3. Record Number of Unions Voted.

As the work grows and church membership increases around the world, new Unions are organized to streamline the work of evangelism. This 2015 GC session voted the largest number of new Unions in the Church’s history.


(For starters, a group of believers constitute a local church; a group of local churches constitute a Conference; a group of Conferences constitute a Union; a group ofUnions constitute a Division—which is an extension of the General Conference indifferent regions of the world. Thus, the building block of the GC are the different Unions around the world).


At each GC session,the new unions that were organized during the previous five years are formally voted and welcomed into the sisterhood of SDA churches. This year’s 2015 GC session in San Antonio witnessed the highest number of new unions ever to be approved at a GC session—35 New Union Conferences! For comparison,


At the 2010 GC Session in Atlanta, 22 unions were added;

At the 2005 GC Session in St. Louis, 22 unions were added,

At the 2000 GC Session in Toronto, only 9 unions were added.

But at this  2015 San Antonio GC session, a record 35 newUnions were added!


The significant part is that 22 of the 35 new Unions come from the three Church divisions in Africa alone! Why is this significant?


It means the church is growing fastest in Africa—hence, the need for these additional new unions.Second, the delegate strength at GC sessions is proportional to the number ofUnions and membership in a particular division. This means, the more Unions a particular region of the church has, the more votes it has at GC sessions.


[NOTE: Besides the growth of the church in Africa, at the appropriate time I’d explain the church politics that were also behind the creation of the new unions in Africa. For now, it’s only important to ask whether the increased number of Unions inAfrica is reflected in the total delegates present at the 2015 session. (If I don’t forget, I will discuss this question at a later time)].


4. Violations of Church Policy?

On the opening day of business session at the 2015 GC Session, during the voting and sitting of the new Unions, the leaders of the new Unions were invited to the stage to represent their new fields. The problem arose when among the 35 leaders on the stage, there was one woman in the line up. With the women’s ordination subtext,the presence of a woman in the lineup raised questions in several minds if a woman could be a leader of a Union of the world church:


 Since the church policy states clearly that the President of the Church in any field must be an ordained minister, and by actions of previous GC sessions, women cannot be ordained as Pastors, why was a woman present in the lineup?


Some delegates were concerned that having a Union leader on the stage could be a subtle way by which some Unions were attempting to push women’s ordination, even before the vote on the issue at this year’s GC session. Could it be, some delegates wondered, that some Divisions were a trying to test the mood of the world church on women’s ordination? If so, the initial reaction was that this will not be easily accepted.


The chair of the business meeting on the opening day, overruled the concerns raised to hold up the voting of the new Unions because of the presence of a woman in the lineup,arguing that accepting a new Union at the session has nothing to do with the women’s ordination issue that would be debated the following Wednesday (July8). Though this didn’t sit well with some, all 35 new Unions were voted.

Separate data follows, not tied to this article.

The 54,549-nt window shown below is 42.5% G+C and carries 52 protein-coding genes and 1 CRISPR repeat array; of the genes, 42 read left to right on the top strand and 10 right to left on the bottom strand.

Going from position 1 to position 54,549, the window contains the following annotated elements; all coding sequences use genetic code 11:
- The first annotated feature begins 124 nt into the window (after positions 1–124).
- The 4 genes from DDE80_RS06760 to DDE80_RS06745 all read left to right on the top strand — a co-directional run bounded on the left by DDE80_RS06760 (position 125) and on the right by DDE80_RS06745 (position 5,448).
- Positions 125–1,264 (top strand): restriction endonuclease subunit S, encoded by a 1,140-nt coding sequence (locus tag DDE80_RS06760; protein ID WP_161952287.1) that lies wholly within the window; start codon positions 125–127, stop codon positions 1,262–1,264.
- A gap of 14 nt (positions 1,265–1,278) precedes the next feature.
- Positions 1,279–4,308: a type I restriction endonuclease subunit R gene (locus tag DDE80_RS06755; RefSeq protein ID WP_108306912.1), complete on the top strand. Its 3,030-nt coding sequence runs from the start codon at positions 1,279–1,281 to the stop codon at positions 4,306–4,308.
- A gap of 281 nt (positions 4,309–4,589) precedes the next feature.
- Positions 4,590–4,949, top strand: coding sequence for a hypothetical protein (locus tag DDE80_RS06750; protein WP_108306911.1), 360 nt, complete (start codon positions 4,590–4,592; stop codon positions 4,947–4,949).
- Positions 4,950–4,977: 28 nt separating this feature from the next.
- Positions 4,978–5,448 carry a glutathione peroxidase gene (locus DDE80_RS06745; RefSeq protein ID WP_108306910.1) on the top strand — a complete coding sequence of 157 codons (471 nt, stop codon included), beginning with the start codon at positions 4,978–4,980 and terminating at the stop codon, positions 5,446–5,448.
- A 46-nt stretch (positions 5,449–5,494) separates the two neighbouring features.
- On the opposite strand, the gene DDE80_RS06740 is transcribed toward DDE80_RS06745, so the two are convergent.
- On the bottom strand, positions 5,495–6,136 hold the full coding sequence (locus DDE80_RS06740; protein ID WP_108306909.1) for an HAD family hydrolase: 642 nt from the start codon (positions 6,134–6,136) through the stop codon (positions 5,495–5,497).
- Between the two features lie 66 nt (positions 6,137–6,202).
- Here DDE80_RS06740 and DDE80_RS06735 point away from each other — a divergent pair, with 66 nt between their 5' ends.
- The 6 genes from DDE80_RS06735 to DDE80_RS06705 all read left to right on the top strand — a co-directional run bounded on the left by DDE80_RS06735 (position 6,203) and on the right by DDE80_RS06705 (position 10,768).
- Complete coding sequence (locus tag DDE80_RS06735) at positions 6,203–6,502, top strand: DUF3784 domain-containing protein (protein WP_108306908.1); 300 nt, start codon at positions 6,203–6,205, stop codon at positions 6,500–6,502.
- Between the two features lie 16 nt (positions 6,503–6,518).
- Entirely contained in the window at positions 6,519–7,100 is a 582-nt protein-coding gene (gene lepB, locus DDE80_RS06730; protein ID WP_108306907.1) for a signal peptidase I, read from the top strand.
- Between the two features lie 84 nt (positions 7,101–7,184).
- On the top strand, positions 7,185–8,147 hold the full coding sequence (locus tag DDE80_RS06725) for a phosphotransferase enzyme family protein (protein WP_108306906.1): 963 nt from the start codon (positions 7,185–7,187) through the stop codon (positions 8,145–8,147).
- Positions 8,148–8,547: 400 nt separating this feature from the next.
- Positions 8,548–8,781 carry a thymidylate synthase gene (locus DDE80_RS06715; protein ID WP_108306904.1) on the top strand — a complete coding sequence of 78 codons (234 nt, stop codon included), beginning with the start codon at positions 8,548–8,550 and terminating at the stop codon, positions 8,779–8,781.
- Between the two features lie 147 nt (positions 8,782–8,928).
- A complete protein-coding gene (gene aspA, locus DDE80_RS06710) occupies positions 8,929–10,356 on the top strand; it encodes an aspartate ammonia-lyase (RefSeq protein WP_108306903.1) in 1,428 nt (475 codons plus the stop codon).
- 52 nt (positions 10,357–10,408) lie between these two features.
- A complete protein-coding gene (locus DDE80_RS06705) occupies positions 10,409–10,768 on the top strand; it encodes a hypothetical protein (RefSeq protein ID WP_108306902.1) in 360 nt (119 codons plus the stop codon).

[NOTE: I believe theChair was right in sitting the 35 new Unions, despite the presence of a woman in the lineup of leaders. But it would have been easier to understand if it was fully explained the position of the woman in the lineup: Was the woman who represented the new Union in the lineup the President of that Union (which implies she’s an ordained minister) or was she merely another Office holder(e.g. Secretary, Treasure, etc.) chosen to represent the new Union (in which case there the question of ordained minister doesn’t arise).  


On my part, I’m so glad the presence of the woman in the line up was raised. I’m so glad it was anAfrican delegate who raised this issue, for it shows the theological alertness and boldness of at least one African. Let me explain:Yes, the key issue in questioning the lineup was not merely about women’s ordination (which would later be debated and voted on Wednesday, July 8), but a more fundamental one:


 Can aUnion be voted into the sisterhood of SDA Churches when that new Union is already acting contrary to Church policy? And by extension, can an existingUnion which acts in violation or rebellion against the worldwide Church’s policy (the Church Manual) continue to be treated as a bona fide Union? Should that “rebellious” Union be disciplined? This question has some far-reaching implications.]


My General Take and Final Thoughts on Day 1:

From what transpired on Day 1, it’s clear that it’s very clear that delegates from the world church are up to speed on issues and very alert. They understand the need to uphold our faith and will not allow anyone or anything to sway them. But from what I know about GC sessions, we must not take anything for granted. Even at the last minute, and from seemingly innocuous parliamentary protocols, some major decisions do take place. What this means is that we must keep praying for vigilance, discernment, and courage.



Friday, July 3:



The second day began with two young women—one giving an inspiring testimony and the other a stirring morning devotional message. These were followed by the business session(reports from the Secretary, Director of Statistics and Archives, and theTreasurer), with reports from the Nominating Committee interspersed. The day concluded with another inspiring evening worship of music, evangelism report,devotional by Mark Finley, and baptism of some new converts in San Antonio,Texas.